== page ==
Quantcast
Published on 2019-10-14

Would your facility be impacted by a planned power outage like the one in California?

October 11, 2019

The California power outage left 1 million in the dark, but you can see the light with a CHP system from Aegis Energy, EDF Group. More than 1 million homes and businesses were without power beginning on October 9 and for several days after in California due to planned power outages. The goal was to reduce the risk of wildfires caused by downed power lines due to high winds and dry weather.

While these precautions may have been necessary—and may be required again in the future—they point to the need for infrastructure changes that would provide alternatives.

CHP offers a sound solution

Cogeneration, also known as combined heat and power (CHP), provides a more efficient, less expensive and cleaner way to generate electricity and heat. CHP systems eliminate dependence on the grid, which means that in a situation like the one in California, facilities stay safely up and running, even when everyone around them goes dark.

With the ability to integrate with the grid and a local site’s already existing DHW and space heating systems, CHP plays a crucial part of energy independence, delivering reliable energy when there is an interruption in the electricity supply. CHP systems run on natural gas, providing indefinite, uninterrupted backup power in addition to the daily energy savings.

chp systems electricity

CHP systems generate electricity and capture waste heat, substantially reducing greenhouse gas emissions and air pollution.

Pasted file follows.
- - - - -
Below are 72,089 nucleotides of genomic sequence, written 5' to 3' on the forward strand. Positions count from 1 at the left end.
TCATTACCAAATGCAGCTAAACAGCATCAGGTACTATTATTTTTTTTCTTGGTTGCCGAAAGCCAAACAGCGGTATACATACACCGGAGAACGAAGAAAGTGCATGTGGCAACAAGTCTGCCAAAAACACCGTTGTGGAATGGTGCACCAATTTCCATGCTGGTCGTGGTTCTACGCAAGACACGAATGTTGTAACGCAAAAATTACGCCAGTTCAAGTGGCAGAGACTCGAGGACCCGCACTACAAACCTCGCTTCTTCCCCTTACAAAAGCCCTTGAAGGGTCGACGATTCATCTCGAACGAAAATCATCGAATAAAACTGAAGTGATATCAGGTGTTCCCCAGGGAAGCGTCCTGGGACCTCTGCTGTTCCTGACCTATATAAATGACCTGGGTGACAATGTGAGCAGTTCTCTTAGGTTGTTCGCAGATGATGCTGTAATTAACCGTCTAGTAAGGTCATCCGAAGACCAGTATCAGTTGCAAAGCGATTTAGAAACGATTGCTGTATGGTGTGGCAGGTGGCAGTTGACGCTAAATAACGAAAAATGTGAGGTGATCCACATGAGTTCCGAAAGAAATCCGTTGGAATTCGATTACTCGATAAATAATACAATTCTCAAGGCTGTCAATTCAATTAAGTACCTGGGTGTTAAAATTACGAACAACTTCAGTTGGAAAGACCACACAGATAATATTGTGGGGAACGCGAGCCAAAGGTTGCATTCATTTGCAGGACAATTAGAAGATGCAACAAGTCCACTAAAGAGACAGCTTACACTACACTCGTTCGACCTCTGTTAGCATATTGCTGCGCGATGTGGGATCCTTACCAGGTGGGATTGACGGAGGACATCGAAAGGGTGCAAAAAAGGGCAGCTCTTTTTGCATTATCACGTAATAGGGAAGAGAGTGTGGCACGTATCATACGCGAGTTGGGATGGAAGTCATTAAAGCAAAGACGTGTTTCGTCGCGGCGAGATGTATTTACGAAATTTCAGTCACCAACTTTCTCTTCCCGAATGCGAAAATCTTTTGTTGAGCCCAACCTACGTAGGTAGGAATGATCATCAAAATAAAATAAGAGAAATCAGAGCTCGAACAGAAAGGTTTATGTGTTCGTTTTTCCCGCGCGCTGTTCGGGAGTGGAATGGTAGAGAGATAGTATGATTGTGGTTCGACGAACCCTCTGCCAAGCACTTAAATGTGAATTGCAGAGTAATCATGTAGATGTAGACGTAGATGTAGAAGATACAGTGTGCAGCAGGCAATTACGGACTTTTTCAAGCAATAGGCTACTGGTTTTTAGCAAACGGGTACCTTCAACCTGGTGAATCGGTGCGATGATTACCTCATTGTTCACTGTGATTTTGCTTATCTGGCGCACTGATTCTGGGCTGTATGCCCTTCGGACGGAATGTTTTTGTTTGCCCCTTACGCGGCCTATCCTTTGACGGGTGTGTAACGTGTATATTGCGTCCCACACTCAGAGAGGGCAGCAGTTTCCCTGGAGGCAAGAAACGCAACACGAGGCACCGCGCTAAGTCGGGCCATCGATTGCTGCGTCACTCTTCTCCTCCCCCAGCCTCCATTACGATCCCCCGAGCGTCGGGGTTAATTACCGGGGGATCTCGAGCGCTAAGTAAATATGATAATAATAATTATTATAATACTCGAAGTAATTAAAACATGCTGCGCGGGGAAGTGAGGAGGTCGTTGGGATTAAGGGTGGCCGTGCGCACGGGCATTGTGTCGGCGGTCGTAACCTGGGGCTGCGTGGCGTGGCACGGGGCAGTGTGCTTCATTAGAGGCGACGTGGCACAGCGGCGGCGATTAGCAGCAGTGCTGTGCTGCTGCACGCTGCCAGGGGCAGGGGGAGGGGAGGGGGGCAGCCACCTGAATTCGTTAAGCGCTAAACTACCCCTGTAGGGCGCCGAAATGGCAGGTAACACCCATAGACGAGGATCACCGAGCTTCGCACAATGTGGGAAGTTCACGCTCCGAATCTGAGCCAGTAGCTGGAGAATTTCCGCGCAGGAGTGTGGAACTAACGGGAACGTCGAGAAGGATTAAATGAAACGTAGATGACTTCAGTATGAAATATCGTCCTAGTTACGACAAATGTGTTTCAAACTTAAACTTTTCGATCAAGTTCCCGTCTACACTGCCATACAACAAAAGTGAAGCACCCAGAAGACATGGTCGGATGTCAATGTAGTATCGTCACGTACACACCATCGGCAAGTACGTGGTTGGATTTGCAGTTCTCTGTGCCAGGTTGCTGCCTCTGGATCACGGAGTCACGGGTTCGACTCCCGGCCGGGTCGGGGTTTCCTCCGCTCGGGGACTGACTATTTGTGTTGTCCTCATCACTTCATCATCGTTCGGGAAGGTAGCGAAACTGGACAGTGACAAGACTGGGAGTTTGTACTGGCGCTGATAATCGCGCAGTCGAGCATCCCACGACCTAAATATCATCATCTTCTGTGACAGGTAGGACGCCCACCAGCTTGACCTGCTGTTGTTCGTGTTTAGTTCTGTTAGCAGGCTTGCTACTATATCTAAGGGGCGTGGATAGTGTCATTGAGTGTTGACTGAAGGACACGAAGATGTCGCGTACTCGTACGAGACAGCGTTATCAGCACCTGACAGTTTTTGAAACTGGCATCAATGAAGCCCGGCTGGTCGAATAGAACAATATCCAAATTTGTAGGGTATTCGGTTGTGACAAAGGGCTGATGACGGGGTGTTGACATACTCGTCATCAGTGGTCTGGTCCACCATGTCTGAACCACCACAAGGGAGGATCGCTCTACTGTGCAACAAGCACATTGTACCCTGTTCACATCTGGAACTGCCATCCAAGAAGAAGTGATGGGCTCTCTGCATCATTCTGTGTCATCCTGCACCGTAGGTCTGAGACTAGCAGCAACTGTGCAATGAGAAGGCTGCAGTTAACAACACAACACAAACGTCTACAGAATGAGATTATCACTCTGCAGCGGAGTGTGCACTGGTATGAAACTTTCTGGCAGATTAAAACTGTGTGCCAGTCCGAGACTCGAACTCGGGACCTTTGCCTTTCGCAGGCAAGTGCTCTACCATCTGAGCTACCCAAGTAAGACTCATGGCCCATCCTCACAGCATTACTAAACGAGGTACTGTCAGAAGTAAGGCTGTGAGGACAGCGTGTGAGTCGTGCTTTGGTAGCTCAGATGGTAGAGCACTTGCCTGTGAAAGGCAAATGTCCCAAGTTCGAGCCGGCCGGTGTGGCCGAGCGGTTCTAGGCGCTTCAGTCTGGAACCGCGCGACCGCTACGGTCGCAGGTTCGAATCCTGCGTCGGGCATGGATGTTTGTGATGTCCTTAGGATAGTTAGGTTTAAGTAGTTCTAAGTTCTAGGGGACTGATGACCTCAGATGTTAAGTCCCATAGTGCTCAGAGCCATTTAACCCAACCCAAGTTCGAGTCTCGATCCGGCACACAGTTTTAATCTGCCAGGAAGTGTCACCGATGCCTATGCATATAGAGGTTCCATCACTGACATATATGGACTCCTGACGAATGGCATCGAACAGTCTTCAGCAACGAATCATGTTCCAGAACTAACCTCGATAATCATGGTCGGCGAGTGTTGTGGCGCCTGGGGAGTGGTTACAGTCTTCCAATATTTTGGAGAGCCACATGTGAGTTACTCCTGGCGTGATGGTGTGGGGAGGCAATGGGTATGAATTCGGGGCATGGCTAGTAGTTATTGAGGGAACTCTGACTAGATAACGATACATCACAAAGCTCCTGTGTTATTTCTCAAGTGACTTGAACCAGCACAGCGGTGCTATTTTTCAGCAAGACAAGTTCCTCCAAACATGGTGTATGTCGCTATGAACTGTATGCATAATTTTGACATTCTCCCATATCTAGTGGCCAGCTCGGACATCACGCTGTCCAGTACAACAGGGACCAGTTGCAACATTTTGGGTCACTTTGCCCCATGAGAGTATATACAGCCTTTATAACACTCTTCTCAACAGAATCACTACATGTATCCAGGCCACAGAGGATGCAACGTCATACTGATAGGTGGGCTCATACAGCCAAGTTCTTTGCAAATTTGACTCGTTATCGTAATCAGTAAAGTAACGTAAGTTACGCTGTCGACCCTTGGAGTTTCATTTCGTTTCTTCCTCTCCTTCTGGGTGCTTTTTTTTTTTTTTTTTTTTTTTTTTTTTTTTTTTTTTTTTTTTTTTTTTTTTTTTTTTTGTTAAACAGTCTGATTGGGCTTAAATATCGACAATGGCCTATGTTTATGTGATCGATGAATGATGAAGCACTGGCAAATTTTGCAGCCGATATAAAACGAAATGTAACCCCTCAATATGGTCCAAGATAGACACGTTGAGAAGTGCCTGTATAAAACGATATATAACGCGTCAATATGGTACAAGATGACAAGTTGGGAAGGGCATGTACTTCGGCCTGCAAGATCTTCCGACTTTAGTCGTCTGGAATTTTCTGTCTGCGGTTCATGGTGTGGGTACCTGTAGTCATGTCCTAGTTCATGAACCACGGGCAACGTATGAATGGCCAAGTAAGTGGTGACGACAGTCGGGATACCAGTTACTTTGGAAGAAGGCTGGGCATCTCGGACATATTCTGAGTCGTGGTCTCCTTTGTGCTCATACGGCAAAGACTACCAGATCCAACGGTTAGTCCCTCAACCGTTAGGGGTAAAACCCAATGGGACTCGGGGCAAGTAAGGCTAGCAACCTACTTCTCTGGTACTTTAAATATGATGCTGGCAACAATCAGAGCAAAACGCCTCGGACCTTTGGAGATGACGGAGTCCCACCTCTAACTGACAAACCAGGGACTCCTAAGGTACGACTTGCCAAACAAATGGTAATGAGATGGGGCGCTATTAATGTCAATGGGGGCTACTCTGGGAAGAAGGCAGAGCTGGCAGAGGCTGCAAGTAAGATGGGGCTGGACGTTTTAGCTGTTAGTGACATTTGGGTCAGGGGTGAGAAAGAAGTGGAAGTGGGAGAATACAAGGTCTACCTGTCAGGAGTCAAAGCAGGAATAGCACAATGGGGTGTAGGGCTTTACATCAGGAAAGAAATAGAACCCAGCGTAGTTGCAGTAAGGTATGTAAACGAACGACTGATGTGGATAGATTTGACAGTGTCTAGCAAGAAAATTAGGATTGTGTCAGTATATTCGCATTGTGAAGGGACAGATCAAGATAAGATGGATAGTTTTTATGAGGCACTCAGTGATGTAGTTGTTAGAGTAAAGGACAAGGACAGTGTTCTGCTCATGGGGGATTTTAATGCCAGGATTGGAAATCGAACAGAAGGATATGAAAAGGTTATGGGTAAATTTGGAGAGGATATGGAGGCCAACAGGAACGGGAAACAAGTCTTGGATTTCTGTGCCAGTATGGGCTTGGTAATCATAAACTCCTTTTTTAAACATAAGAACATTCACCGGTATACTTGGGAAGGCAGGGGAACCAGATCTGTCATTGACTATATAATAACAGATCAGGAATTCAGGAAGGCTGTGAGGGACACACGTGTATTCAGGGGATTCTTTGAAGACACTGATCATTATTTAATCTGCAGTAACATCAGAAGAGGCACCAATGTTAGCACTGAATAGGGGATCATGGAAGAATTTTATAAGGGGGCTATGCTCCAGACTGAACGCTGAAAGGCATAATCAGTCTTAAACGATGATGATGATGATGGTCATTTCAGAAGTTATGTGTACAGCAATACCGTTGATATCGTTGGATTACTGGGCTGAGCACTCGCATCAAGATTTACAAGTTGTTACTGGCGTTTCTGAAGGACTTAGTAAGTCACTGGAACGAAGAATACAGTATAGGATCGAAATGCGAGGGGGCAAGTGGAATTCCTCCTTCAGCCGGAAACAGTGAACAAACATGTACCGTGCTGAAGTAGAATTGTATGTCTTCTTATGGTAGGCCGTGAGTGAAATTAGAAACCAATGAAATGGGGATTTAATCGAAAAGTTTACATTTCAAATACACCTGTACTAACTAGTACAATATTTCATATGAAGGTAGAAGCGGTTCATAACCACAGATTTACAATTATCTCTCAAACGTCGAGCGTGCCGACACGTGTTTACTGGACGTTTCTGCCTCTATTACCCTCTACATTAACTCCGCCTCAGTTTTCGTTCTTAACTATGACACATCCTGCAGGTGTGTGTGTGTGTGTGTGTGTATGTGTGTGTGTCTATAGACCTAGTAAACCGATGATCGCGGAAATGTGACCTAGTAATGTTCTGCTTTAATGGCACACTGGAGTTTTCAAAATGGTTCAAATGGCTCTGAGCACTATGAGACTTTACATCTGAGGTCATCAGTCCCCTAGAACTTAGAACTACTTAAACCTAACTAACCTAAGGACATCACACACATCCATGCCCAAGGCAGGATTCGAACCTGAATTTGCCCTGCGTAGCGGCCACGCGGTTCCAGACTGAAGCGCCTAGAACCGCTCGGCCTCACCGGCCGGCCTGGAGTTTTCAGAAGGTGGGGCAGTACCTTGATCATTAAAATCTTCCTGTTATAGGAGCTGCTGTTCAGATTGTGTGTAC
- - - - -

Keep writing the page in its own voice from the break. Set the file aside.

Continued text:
The ABCs of CHP

Using natural gas to produce heat and power, CHP systems provide operational efficiency of 85 percent. Comparatively, traditional central power plants only average about 30 percent efficiency. Other benefits of CHP include:

  • Resilient, 24/7 standby power if needed
  • Clean, consistent power with reduced emissions
  • Ability for 24-hour remote operational monitoring and proactive maintenance

Instead of burning fuel to create power and separate, additional fuel to make heat, CHP systems use the same fuel to simultaneously generate both heat and electricity, substantially reducing greenhouse gas emissions and air pollution. With CHP, the heat that would normally be released and wasted by a central power plant is instead captured and repurposed to provide heat. The system produces both power and heat, with significantly less waste. And because cogeneration systems are located on-site at facilities, further efficiencies are realized because the hot water and power does not have far to travel.

The United States Office of Energy Efficiency & Renewable Energy recognizes CHP as a viable solution for a greener future and discusses how it can help facility and building managers achieve sustainability goals in its fact sheet.

CHP benefits add up

Many facility managers are surprised about how cost-effective switching to CHP can be, and how quickly it pays for itself. Because facilities receive free electricity from an onsite CHP system, they enjoy significantly reduced energy costs, often with a three- to five-year return on investment.

Costs can often be offset with financial incentives from state and federal funding sources. In addition, Aegis Energy, EDF Group offers shared savings programs that allow clients to benefit from energy cost savings without any capital investments or operating expenses.

Where does CHP work? Everywhere.